Business sentiment continues its upward trajectory despite the prevailing economic uncertainty

At a recent webinar, the Institute of Policy Studies of Sri Lanka’s (IPS) Executive Director Dr. Dushni Weerakoon noted that a V-shaped recovery seems to be on the cards for the Sri Lankan economy, following the 3.2 percent contraction recorded last year.

With a growth rate of four percent this year, she noted that the economy would return to its pre-pandemic level of output, partially as a result of the “relatively weak output growth” in the years leading up to the onset of COVID-19.

Weerakoon emphasised that the challenge Sri Lanka faces is boosting growth to between five and six percent, and maintaining this in the medium term.

Commenting on the upcoming national budget, Weerakoon pointed out that one of the main questions for the government would be how tight it could be from a political perspective.

With a policy framework that considers adjustments on the fiscal front – such as strengthening revenue mobilisation and improving the efficiency of existing expenditure – and improved access to capital markets, she believes that a more robust environment will be pursued to support investment and sustain the economic recovery.

As Sri Lanka sees progress on the healthcare front with reports of new COVID-19 cases and fatalities declining in recent weeks, and with the Budget 2022 proposals on the horizon, the latest LMD-NielsenIQ Business Confidence Index (BCI) survey indicates that sentiment in corporate circles continues to improve.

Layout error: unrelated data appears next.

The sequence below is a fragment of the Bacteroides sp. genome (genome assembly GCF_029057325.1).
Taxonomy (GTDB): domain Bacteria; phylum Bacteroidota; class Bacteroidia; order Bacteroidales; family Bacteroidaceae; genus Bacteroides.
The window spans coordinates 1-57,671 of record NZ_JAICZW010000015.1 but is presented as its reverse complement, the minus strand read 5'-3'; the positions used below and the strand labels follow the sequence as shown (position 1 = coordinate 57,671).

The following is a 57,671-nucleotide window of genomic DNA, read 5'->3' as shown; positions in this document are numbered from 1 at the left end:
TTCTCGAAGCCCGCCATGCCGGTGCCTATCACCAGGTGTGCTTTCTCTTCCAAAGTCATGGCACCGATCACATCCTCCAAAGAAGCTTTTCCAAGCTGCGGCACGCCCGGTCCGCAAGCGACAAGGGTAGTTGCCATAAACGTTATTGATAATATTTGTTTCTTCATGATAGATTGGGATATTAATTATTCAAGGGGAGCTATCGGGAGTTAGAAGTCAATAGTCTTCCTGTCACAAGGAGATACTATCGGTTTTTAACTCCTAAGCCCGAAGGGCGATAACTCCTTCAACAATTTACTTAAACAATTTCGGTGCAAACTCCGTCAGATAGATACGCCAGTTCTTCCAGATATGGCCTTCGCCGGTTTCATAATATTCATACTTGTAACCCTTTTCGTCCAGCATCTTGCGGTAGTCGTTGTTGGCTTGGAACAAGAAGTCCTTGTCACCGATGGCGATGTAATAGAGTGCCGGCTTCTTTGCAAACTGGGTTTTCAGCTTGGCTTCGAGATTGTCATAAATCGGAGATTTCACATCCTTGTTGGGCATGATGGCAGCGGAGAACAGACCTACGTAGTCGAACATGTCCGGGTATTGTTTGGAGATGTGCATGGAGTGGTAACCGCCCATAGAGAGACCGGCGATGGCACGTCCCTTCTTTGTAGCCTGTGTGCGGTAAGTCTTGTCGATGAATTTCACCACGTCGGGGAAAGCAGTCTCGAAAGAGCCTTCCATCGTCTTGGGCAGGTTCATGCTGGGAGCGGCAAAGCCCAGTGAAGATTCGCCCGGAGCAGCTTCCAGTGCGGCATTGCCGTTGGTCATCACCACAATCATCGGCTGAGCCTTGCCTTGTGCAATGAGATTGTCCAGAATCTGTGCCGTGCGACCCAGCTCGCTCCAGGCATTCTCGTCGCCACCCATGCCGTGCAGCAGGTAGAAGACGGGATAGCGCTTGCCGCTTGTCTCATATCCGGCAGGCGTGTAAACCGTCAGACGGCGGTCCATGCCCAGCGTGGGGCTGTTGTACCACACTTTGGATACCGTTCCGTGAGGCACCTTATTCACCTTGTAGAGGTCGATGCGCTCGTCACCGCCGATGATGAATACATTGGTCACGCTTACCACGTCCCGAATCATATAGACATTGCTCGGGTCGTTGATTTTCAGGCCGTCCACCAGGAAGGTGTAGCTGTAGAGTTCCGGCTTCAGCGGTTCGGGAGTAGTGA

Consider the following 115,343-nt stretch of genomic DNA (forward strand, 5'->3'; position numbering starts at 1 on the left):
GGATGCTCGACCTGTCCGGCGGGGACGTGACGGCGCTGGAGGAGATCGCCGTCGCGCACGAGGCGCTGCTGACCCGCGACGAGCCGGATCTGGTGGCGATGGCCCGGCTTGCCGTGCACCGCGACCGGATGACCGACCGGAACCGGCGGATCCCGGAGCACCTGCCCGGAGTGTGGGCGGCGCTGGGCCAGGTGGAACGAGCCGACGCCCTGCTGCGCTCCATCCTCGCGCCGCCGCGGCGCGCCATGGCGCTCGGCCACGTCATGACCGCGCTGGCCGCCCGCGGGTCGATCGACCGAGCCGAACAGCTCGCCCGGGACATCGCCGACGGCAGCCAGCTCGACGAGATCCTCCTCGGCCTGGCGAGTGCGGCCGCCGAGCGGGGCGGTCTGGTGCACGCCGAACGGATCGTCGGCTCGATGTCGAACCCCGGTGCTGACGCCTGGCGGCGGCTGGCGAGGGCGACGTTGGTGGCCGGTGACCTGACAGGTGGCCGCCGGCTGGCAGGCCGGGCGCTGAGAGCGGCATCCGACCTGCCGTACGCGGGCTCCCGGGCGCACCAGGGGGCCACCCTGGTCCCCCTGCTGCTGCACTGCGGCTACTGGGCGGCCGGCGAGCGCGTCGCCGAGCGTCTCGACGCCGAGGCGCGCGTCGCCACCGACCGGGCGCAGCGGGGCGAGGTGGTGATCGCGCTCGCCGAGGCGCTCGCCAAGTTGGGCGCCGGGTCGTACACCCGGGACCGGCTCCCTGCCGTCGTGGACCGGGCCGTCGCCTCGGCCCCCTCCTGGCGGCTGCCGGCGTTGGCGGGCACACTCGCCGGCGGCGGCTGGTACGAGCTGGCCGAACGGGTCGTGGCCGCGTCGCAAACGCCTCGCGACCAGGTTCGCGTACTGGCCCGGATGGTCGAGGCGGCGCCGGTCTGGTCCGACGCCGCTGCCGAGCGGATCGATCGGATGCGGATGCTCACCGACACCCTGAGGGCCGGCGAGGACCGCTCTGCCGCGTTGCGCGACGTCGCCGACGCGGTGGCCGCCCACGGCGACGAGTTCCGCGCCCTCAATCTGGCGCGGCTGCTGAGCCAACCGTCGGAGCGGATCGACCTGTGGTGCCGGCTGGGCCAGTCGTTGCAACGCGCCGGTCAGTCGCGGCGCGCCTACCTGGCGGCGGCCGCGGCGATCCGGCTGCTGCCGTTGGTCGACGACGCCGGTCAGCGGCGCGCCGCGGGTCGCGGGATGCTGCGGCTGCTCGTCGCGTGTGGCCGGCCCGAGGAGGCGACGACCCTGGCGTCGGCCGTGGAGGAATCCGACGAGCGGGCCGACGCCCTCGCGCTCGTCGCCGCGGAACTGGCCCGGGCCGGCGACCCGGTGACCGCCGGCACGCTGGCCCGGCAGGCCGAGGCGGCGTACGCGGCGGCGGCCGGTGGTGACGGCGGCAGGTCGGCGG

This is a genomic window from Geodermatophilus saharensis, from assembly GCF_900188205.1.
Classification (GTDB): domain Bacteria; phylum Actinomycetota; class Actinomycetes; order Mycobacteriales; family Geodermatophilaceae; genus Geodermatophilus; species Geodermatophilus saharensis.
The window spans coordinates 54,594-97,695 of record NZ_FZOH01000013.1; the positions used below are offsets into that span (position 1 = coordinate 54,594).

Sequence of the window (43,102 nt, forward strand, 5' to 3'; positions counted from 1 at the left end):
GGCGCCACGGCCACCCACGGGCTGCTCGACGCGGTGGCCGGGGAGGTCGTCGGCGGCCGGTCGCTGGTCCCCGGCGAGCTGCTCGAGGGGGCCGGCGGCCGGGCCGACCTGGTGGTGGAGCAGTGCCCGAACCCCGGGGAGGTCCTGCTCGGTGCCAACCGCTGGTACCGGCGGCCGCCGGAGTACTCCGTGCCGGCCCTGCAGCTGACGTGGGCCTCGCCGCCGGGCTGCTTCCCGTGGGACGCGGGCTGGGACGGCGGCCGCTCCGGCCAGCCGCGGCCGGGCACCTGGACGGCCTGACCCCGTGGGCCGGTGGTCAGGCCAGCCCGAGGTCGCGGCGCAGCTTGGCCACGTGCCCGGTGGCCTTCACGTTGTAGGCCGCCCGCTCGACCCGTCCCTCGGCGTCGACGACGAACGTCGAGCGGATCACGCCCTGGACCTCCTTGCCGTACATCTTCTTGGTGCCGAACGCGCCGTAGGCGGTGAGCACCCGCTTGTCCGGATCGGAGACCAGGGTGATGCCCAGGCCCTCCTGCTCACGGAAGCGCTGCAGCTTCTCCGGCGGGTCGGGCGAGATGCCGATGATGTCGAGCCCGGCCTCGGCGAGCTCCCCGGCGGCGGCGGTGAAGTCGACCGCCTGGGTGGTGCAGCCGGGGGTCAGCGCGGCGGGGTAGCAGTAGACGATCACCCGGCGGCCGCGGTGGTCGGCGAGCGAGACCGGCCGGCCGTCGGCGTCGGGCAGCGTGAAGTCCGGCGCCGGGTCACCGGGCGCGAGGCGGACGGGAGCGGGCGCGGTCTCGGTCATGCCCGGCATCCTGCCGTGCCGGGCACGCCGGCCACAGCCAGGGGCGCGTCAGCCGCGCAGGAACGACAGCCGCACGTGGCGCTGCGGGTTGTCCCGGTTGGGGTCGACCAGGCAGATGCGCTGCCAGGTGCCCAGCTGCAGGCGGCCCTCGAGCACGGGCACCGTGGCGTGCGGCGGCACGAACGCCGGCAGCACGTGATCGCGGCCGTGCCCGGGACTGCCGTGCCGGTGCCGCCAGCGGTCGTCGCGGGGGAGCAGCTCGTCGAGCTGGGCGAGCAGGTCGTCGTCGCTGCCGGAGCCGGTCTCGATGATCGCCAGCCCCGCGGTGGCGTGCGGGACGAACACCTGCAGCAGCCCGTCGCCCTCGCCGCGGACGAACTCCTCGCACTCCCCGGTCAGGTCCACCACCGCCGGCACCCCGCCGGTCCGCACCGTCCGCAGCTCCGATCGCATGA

THE INDEX The BCI’s upward trajectory continued in October, registering an increase of seven basis points to 111 – which represents a five month high.

However, the index is four points shy of where it stood a year ago although it’s six points higher than the 12 month average – for the first time since April.

Elaborating on the latest survey outcome, NielsenIQ’s Director – Consumer Insights Therica Miyanadeniya says: “With the vaccination drive in the country now being open to those under 30 and more than 85 percent of the over 20 age group being double vaccinated, Sri Lanka could well be on the road to controlling the spread of the virus.”

SENSITIVITIES In her assessment of the future trajectory of the BCI, Miyanadeniya states: “The pandemic is abating but its short and long-term effects are beginning to be felt, with shortages and escalating prices.”

“While both the BCI and Consumer Confidence Index (CCI) improved with the pandemic being brought under control, we’ll have to wait and see whether the focus shifts to other adverse happenings in the country.”

PROJECTIONS In the October edition of LMD, we alluded to the escalating economic uncertainty, and “fears of shortages of items such as food and fuel.”

While thankfully, these concerns have abated, the recent price hikes of many essential items together with the prospect of more to come – especially on the fuel front – may undermine biz confidence in the near term.

How the business community views the forthcoming budget proposals will also be crucial along with the positives associated with an easing of lockdown restrictions.